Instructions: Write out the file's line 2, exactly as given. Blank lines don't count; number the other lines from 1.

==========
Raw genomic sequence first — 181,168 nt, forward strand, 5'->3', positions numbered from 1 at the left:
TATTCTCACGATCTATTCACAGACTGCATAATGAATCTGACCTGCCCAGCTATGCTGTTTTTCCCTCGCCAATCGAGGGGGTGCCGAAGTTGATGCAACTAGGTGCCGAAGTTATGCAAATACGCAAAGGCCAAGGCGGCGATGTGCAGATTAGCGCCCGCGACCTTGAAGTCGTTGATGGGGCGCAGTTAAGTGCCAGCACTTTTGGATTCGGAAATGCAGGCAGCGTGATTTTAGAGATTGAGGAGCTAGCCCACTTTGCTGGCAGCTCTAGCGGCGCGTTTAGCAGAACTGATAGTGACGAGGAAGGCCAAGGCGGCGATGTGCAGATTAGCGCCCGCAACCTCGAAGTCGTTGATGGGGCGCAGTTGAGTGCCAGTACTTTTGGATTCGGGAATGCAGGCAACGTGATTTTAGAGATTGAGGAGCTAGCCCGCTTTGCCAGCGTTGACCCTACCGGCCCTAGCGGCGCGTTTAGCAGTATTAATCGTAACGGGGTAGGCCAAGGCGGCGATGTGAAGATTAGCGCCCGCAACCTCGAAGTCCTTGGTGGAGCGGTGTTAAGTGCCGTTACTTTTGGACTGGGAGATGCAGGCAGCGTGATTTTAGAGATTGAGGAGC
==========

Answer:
TATTCTCACGATCTATTCACAGACTGCATAATGAATCTGACCTGCCCAGCTATGCTGTTTTTCCCTCGCCAATCGAGGGGGTGCCGAAGTTGATGCAACTAGGTGCCGAAGTTATGCAAATACGCAAAGGCCAAGGCGGCGATGTGCAGATTAGCGCCCGCGACCTTGAAGTCGTTGATGGGGCGCAGTTAAGTGCCAGCACTTTTGGATTCGGAAATGCAGGCAGCGTGATTTTAGAGATTGAGGAGCTAGCCCACTTTGCTGGCAGCTCTAGCGGCGCGTTTAGCAGAACTGATAGTGACGAGGAAGGCCAAGGCGGCGATGTGCAGATTAGCGCCCGCAACCTCGAAGTCGTTGATGGGGCGCAGTTGAGTGCCAGTACTTTTGGATTCGGGAATGCAGGCAACGTGATTTTAGAGATTGAGGAGCTAGCCCGCTTTGCCAGCGTTGACCCTACCGGCCCTAGCGGCGCGTTTAGCAGTATTAATCGTAACGGGGTAGGCCAAGGCGGCGATGTGAAGATTAGCGCCCGCAACCTCGAAGTCCTTGGTGGAGCGGTGTTAAGTGCCGTTACTTTTGGACTGGGAGATGCAGGCAGCGTGATTTTAGAGATTGAGGAGC